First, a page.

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Thursday, April 21, 2016

The Man Who Kicked the Honeybees' Nest...

Of the six colonies I tried to overwinter only one remains, the others now just empty boxes taking up space: mildew-fouled, crypts of moldering carcasses. Year after year my discouragement with this bee business grows. I'm tempted to throw up my hands, run up the white flag, cry "uncle, uncle," but honeybees have been a part of my life for more than five decades. I can't imagine this property without them drifting to and fro about the place. It's a Zen thing, I, guess, or perhaps a tenuous alliance with Mother Nature who sends her winged messengers to announce the wakening spring. All I know is there's a place in my heart reserved for bees.They're good for the vegetable garden, certainly, but they're better for my soul.

When wintered over bees begin to feel the pull of the vernal equinox, they urge the queen to ramp up  production. As the earth tilts toward summer, the season of nectar, their little insect genomes know that strength is in numbers and numbers mean a surplus of stores to sustain them over the winter...for winter always comes. The beekeeper can assist the bees in their mission by feeding the hive a light sugar syrup, simulating a honey flow and thus stimulate the colony to increase its numbers.

There are two or three methods by which the beekeeper can monitor a colony's strength. The most obvious is breaking into the hive itself, checking the removable frames for brood and numbers of clinging attendants. Spring weather here in the Valley is fickle, so one must wait for a day of mild temperature to avoid chilling the vulnerable brood and larvae; "going into the bees," it's called. The invasive measure calls for the beekeeper to fire up the old smoke engine, suit and veil up, time consuming to the point that doing so takes longer than the inspection itself--unless, that is, one has a number of hives to inspect.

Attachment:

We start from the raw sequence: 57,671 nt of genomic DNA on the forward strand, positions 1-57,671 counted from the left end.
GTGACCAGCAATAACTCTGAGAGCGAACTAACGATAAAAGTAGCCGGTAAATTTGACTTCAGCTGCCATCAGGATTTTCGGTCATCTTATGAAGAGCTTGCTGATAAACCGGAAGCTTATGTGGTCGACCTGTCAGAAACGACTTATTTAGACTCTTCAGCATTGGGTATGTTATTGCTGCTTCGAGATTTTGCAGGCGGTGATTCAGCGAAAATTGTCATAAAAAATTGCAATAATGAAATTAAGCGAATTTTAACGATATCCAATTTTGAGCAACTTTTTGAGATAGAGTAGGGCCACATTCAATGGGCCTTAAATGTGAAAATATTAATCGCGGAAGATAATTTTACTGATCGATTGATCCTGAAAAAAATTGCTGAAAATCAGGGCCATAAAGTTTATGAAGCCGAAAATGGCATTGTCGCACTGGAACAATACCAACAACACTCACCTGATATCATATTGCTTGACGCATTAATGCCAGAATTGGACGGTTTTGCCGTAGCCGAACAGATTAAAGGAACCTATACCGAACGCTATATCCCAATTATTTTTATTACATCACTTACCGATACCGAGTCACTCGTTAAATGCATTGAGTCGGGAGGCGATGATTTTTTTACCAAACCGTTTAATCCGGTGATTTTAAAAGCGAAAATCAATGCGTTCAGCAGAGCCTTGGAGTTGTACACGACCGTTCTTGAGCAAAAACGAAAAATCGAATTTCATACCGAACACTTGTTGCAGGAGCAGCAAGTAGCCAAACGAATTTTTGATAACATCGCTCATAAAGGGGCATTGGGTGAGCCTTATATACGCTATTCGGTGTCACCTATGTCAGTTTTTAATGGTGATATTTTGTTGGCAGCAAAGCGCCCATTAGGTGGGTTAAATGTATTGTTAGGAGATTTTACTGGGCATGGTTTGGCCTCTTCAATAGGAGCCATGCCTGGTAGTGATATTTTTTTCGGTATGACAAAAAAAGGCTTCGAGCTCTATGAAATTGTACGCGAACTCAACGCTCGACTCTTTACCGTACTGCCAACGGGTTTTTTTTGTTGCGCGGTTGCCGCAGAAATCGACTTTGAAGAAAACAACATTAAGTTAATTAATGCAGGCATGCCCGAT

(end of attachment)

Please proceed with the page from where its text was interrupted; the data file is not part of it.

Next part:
Or you can choose to be rude and a bit bold, as I like to do, and have the bees themselves conduct a show of force. For optimum performance the beekeeper waits until the spring evening cools when the flight of the field force has dwindled. Twilight time is best. (Airborne bees become crawlers in the dark.) Then you step to the hive entrance and give the bottom box two or three sound raps with your boot toe. In mere seconds a colony with a strong--even medium--population will pour from the entrance, quickly clog it, and mill about the face of the hive. At this point the prudent beekeeper steps back a few paces lest he be repaid for his rudeness by a host of irate insects, each armed and in defensive mode.

Nothing is more disappointing to me than after a tap-tap-tap, and a half minute's wait, only a few bees trickle out to investigate. In this era of beekeeping I call "post-varroa," the spring dwindle sadly seems to be the rule rather than the exception. As is my case this spring, I couldn't even coax a trickle from five of my wintered colonies.

Another simple method to check colony strength, less harassing than rapping on the bees' front door, is to interrupt briefly their access to the hive. Midday or early afternoon I step into the path of the returning bees for a minute or so. The bees, whose flight suddenly is in a holding pattern because a big mass of something not there a moment ago is now blocking their access, mill about confusedly. Then I quickly step to the side a pace or two and watch the thwarted bees resume their trip to deliver the goods. I'm delighted when a tsunami of bees, a sign of healthy colony strength, rush the entrance, anxious to deliver their goods.

The second method, a temporary inconvenience more than anything, is the kinder way of assessing a colony's strength. This I readily admit, yet I still can't seem to resist the temptation to give the bottom super a good, sound boot or two, step back watch the queen's guard rush out to see who comes knocking at our door.